How the Chancellor’s Spring Budget 2023 will affect UK charities

Civil Society News has summarised the following impacts for charities in yesterday’s Spring Budget:

“Chancellor Jeremy Hunt has announced £100m for charities in this year’s spring budget.

“The Department for Culture, Media and Sport (DCMS) said around three quarters of the funding will be used to deliver grants in 2023-24, targeted at those frontline charities and community organisations most impacted by increased demand for their services from vulnerable people and increased delivery costs. 

“This is likely to include those organisations providing the most vulnerable people with emergency support including accommodation, warmth and food, the department added.

“Around £25m will be used to fund measures over the next two years to increase the energy efficiency and sustainability of voluntary, community and social enterprise (VCSE) organisations. This could include new boilers, heat pumps and insulation allowing them to deliver more efficient services for vulnerable individuals. 

“Hunt also announced an extra £10m over the next two years to charities that address suicide.

“The Treasury announced that tax relief for theatres, orchestras, museums and galleries will stay at rates of 45%-50% until 2025.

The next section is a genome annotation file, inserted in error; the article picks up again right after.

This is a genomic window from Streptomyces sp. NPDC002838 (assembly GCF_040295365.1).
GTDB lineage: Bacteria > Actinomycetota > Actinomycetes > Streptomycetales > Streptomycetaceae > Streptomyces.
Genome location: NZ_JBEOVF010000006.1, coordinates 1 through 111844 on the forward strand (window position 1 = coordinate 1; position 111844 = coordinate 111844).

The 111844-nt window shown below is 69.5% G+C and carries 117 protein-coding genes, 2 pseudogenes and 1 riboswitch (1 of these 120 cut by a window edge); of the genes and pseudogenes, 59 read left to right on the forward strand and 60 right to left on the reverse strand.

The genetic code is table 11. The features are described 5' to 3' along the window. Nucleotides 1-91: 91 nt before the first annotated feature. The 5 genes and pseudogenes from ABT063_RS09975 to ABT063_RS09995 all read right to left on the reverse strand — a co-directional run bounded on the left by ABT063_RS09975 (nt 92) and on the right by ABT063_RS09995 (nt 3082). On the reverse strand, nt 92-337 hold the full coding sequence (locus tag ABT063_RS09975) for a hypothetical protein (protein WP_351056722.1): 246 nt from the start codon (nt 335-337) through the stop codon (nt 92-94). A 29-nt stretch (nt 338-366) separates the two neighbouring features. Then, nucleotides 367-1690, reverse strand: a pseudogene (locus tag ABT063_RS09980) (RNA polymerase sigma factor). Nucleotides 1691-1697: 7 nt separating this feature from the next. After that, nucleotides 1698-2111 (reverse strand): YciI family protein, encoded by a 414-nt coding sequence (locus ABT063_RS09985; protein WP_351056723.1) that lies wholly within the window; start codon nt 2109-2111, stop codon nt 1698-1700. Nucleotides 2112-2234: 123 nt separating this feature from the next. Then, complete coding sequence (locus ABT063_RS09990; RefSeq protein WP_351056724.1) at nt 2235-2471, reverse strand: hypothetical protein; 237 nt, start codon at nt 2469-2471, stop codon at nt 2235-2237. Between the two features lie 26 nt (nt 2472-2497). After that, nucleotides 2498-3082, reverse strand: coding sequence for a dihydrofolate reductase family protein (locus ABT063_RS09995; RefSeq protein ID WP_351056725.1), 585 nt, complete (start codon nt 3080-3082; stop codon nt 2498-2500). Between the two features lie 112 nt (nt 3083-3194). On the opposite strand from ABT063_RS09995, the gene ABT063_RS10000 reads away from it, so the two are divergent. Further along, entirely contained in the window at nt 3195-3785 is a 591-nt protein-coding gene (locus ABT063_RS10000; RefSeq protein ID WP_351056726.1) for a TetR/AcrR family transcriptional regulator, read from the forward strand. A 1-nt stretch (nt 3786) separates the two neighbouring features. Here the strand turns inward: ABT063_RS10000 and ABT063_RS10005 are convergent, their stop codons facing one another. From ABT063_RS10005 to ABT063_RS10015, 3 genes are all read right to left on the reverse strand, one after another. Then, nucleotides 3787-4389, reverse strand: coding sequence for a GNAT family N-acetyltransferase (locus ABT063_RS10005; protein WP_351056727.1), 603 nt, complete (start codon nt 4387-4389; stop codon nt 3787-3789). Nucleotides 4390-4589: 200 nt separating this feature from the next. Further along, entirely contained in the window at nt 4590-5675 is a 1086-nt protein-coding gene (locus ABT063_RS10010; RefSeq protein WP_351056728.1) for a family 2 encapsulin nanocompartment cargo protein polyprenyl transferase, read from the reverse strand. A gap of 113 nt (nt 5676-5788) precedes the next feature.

“It announced charitable tax reliefs will be restricted from next month only to UK charities and community amateur sports clubs. “European Union (EU) and European Economic Area (EEA) charities that HMRC has previously accepted as qualifying for charity tax reliefs before 15 March 2023, will have a transitional period until April 2024,” the Treasury documents read. It estimates that this will save taxpayers £5m in 2024-25 and £10m a year after that.

“After a campaign from the consumer rights champion Martin Lewis and many charities, Hunt also confirmed that the energy price guarantee will remain at £2,500 until July – it had been set to rise to £3,000.

“Hunt also said he will invest £200m in regeneration projects in England and £400m is being set aside for levelling up projects.”

The full article can be read on the Civil Society News website.

Source: Civil Society